A New Path

St. Paul's, Lowndesboro

St. Paul’s, Lowndesboro

Three months ago, today was the first full day I spent by myself here in our new home. It’s going on a month now, since Sherod retired and came home too. We’ve started finding new rhythms and routines. We enjoy each other’s company enormously these days. Yesterday we ran down to the Highway 80 Café for lunch and then went on to Hayneville, the county seat that also has the closest grocery store, for a quick errand. The day was crisp, light and beautiful. In the truck, we both reached out, almost exactly at the same time, to hold hands and rode quietly the rest of the way. I keep saying this, I know—but the grace of these days exceeds my ability to receive it all.

And in that paradox that it my life, I need every bit of that grace. Over the past week I have received a series of calls and email contacts from Ft Lauderdale as a group of people I deeply trust, admire and respect have tried to make sense of the turn ministries we were all so invested in have taken. It is not my story and not my story to tell.   The news I am getting is surely fragmentary. But what I have heard and read with my own eyes reaffirms the horror of the way alternative narratives emerge and compete and cause appalling collateral damage. There’s nothing new under the sun—it has always been like this in the human condition: you just have to read Genesis to understand that human frailties and failures collide, amplify and concentrate into carnage.

Precisely because I cannot play a part in this new chapter of the ministry I started, I am filled with pain. I value the relationship I have with each of the people who have contacted me; I can and am willing to act as a sounding board, ask questions, provide some historical context. I can remind and be reminded of the goodness with which we served in our community. But when I hang up from these conversations I am washed over with despair.

Last night I went back to my night walking—the work of the day on the farm was not sufficient to still the sadness. Lowndesboro has about 1.5 miles of sidewalk that’s reasonably well lit and the country roads around our farm don’t have enough space on the sides to be safe, especially with no street lighting to speak of. I have to ride my car to where the sidewalk begins and park in front of the cemetery. From there, I walk to Highway 80, where the sidewalk ends. Although some cars go by, and I walk by homes with lights on, the solitude is almost total and enormously comforting. It is so much darker than my old route in Fort Lauderdale. I go up and down hills though not steep ones. I go by 5 small churches including St Paul’s. And if there are no people to run into, I am accompanied by the firmament that feels like it presses from above and behind and before and both sides. All those stars. I am so thankful for them.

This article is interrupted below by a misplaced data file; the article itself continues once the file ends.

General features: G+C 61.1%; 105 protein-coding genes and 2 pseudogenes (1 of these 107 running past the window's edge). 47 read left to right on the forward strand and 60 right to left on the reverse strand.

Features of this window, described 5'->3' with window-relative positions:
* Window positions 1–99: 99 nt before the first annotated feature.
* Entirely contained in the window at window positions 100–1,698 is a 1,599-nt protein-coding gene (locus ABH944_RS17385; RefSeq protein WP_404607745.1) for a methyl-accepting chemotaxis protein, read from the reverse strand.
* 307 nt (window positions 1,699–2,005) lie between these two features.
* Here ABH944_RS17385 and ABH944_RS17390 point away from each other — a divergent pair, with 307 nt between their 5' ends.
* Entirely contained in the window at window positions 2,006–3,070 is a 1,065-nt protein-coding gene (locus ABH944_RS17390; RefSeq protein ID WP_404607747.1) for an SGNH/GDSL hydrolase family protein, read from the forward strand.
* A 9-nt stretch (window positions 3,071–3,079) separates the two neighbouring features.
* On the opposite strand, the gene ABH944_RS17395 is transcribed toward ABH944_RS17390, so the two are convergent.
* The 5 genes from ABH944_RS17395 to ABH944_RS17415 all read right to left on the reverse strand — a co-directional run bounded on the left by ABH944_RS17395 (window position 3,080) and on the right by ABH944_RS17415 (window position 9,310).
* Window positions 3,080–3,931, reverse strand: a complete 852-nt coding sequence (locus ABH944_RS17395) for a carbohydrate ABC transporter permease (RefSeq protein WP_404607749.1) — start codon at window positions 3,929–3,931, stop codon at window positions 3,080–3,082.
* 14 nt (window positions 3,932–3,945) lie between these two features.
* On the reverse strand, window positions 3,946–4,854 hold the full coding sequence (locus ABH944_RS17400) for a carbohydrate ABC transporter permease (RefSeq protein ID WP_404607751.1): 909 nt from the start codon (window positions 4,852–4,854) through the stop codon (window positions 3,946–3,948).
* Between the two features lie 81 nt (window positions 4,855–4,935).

I listened to the plaintive music of Pink Floyd, Wish You Were Here; as I walked, I was able to walk away from all that tug and pull of the past. I walked back into my own life.

The Still Point

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Previous owners built a room with a deck over the garage of our new house. We are in the process of our own remodeling. The kitchen is gone, replaced by an infinity of fine cement dust that will grow a bit more as the tile in the breakfast room is jack-hammered out today. Yesterday, I assisted again at St Paul’s, L’boro. This time I got to help baptize a delicious little boy. It was a busy and noisy and lively time.

Last evening I stood on the deck upstairs and just watched for a while. Except for the fact that one of our resident horses was a little gassy, shall we say–very loudly, comically gassy, in fact–our farm was still and achingly beautiful to behold.

Saturday

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Saturday morning is errands. We’ve been to the Curb Market where I got organic baby kale and Pear Ginger Kombache. Breakfast at a cool joint called Shashy’s then a quick swing through Publix and Home Depot before a leisurely drive home. Funny how your gas mileage improves when the country roads make it feel like 50 mph is going fast. It’s an overcast day and at 9:30 the temp is 72. Fall! Apple butter canning is in my not too distant future…

The First Picture of Autumn

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My friend Mary brought me two beautiful, home grown, organic butternut squashes when she visited from Indiana weekend before last. Today I roasted and made soup with them. It is delicious and even leaving some for tomorrow night, I was able to freeze two more containers of the soup.  Yuuuu- uum!  I looked at the colors on my stove and realized–it’s autumn–and felt almost giddy with excitement. We are still a little on the warm side here in Lowndesboro, but mornings and evenings are getting cool and it won’t be long till we’ll need jackets at both ends of the day.

Sailing